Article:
Friday, December 18, 2015
Me Happy, Others, Not so Much
Wednesday & Thursday, December 16-17, 2015
Today Petra and her children left for Santo Island and won’t be back till Friday night. [I found out later that the plane left very late and will be coming back very early so as to shorten their whole trip. I think I am the only one that had a good day.] The guys got back in way later than I thought, long after dinnertime. Elder Leben, poor guy, was on his own without his family, but he’ll be able to join them for much of their stay when they return in a couple of days. His wife left him with a list of things to do that we were unable to finish—so his family is gone and he is left with a ‘Honey-do List’.
The Tanna report: On Monday nothing got done—no materials to work with and had an extraordinarily frustrating day; Tuesday they got timber and were able to work; got stuck in the mud for an hour; had to wait till well after dark to get picked up; Wednesday completed the work without the roofing material that was promised but not shipped; came back without Elder Leben’s suitcase. The whole trip was frustrating. They will have to finish the roof without them; we’ll be gone.
On my own, I was not at all bored: I washed (had it hanging all over the place), worked on the report, tried to fix the blog problem (nothing would load till evening when I decided to load other blogs instead—it just didn’t like November 30th—it will take a long time here even so to catch up), read, swam, and ironed (there is no ironing board in the room so I use a towel and iron on the counter), and exercised. I even changed my room at the owner’s suggestion without looking at it, and changed it back again—packing and unpacking left me sweating profusely in the humidity—no problem, I just took a swim. I finally cleaned myself up in the afternoon so as to be presentable, but not before relaxing and swimming and reading by the pool. It was a good day.
Out to dinner one night in a beautiful place; Breakers Restaurant and Resort
We got our shower finally working right. For half the trip we had to turn it on, then off, then on, to keep the hot water coming, which lasted only a few seconds at a time. We also got our bed fixed—it was a bit too hard; so when the owners were visiting with us one day, Jim just happened to mention it. So, no problem, they brought a pad to add to it and now we have a better bed.
Yesterday Petra and I worked on our reports for the Area Office together, as there are many questions that they had asked and only the Leben’s can answer them. There is a lot going on here with the recovery shelters and rain catchment tanks, and there are so very many of them here on Efate and on Tanna and very few have been constructed. Another couple will be coming to live on Tanna for 6 months next year so that the Leben’s won’t have to fly back and forth so much. For a 40 minute flight you could get a better deal flying from coast to coast in the U.S. Sister Leben is worried about accommodations for the couple for a long-term stay—there are overpriced tourist places, and then huts…it will be interesting if they can find a good place to stay that doesn’t cost so much for a long haul.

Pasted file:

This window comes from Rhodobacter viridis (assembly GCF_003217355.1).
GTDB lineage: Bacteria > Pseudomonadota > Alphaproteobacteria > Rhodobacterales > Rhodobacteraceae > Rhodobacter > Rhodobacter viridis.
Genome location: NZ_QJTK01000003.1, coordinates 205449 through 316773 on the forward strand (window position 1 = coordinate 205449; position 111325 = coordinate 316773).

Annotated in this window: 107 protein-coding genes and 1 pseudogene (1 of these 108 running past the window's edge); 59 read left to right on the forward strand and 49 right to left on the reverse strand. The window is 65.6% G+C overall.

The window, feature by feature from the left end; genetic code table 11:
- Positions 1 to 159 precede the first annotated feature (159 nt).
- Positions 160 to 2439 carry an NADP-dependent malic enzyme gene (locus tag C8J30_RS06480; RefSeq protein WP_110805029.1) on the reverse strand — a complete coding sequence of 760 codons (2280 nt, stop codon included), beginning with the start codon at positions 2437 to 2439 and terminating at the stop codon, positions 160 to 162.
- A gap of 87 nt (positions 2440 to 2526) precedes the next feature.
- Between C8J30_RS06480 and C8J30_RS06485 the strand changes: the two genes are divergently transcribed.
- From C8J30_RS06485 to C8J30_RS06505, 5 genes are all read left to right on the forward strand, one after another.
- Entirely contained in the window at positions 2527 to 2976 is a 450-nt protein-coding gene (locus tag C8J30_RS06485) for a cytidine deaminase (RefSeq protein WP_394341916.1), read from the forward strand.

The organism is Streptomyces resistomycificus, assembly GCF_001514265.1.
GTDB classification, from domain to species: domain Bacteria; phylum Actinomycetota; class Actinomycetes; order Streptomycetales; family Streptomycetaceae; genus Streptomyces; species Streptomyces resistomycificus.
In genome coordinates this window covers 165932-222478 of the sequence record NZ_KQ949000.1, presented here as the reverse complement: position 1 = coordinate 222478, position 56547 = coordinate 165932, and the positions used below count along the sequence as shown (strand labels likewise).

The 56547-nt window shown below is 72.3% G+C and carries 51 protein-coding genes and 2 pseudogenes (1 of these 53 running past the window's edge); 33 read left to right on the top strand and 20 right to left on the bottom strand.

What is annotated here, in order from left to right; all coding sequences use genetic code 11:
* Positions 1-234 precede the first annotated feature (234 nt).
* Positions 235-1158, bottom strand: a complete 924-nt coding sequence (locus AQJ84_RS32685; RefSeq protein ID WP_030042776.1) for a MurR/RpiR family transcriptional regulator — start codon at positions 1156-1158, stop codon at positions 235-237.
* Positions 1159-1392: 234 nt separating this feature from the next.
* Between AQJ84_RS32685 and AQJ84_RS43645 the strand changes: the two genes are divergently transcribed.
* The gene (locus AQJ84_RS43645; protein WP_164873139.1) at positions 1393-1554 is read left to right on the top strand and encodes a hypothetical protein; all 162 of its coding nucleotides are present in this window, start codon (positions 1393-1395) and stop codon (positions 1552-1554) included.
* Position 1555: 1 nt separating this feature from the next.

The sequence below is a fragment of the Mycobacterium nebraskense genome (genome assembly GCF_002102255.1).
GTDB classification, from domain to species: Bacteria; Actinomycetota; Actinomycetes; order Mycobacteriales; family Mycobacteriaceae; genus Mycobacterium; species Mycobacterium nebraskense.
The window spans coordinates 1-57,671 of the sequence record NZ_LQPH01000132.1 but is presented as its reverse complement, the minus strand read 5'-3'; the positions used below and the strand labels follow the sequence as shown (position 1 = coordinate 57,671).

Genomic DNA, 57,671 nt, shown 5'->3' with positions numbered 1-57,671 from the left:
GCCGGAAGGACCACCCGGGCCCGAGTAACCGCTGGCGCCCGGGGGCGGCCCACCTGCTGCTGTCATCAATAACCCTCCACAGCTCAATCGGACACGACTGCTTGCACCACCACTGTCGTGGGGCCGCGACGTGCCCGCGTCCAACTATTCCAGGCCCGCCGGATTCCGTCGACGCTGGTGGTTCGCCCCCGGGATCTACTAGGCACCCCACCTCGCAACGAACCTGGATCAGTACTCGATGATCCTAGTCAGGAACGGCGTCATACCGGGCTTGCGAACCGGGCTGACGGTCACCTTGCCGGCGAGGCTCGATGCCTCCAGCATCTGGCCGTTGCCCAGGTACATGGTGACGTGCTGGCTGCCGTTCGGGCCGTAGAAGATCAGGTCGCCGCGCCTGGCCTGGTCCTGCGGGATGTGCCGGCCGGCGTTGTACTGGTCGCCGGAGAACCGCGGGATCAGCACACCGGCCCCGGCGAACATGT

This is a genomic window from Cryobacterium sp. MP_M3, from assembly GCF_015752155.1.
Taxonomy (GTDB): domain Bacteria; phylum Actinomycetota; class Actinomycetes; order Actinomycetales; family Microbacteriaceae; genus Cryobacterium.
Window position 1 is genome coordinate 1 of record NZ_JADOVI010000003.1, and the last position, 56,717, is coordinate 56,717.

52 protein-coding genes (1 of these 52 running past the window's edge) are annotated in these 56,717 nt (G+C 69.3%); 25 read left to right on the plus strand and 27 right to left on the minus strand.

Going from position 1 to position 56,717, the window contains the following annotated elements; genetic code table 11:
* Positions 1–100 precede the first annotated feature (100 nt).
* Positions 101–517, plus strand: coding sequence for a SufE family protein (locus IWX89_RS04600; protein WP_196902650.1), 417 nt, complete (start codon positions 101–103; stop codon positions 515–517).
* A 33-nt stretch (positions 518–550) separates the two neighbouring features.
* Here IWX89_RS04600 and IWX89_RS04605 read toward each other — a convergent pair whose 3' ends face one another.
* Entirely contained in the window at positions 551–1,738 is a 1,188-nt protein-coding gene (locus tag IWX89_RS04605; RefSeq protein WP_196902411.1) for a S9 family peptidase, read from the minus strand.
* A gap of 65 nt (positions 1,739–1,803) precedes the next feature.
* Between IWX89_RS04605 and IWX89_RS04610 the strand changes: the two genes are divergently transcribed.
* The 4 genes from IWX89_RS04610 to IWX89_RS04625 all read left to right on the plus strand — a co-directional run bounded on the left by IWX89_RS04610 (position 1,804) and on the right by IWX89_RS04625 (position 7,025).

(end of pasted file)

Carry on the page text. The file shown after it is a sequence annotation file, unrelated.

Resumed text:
Thursday: I had another day at the resort typing up our trip report, washing all of Jim’s clothes, and having time once again to go to the pool and read my book, while Jim and Matthias get frustrated while trying to purchase supplies (takes forever) and suffer while working in the heat. I do hope Petra and her kids are having a good time on Santo Island even though their trip got cut short by the unorthodox and changeable plane schedules.
We can’t go almost anywhere without seeing beautiful views.
I should mention the flies. While on Lelepa, the only problem was that there were so many flies. They even followed us in the boat while driving around or kayaking. They had bug spray, which helped a little bit, but no one can do anything about it because you see the mangoes are coming on and then the flies join everyone to their dismay. Even here at the resort where we are staying, we often shoo with one hand and eat with the other. We finish a plate and move it away in hopes to attract them to the other plate so that they leave us alone. It is also apparently the hottest time of year here on the islands. Even so, we are quite used to everything so that nothing much bothers us. It is odd how things begin to feel like home when we are away from our real home. I guess also that is why I liked my first room. I had gotten used to it, you see. The other had many advantages--Wi Fi in the room, a large covered outdoor balcony, great views of the lagoon, windier up there from the windows (upstairs to access it), etc., but the air conditioner didn’t seem to work as well, the room really was smaller, the shower looked older, etc., but in the end I thought if I couldn’t regulate the air conditioner it would not be good. Such a silly thing really. If we’d gotten that room first we would also have been happy and it would have felt like home too.
Elder Leben being silly…this seems totally out of character to us! Elder Stevens looking on. He and his wife work in mission office with the President. Sister Stevens actually brought her sewing machine with her. She remakes Sister Leben’s clothes (when the local members give her ones that are too big) and sews all kinds of things while here. I’ve also seen her swimming in the lagoon—she is an excellent swimmer.
Elder & Sister Stevens at lunch after snorkeling one day. Elder Stevens is a brilliant accountant, we hear.
Me happy, others not so much.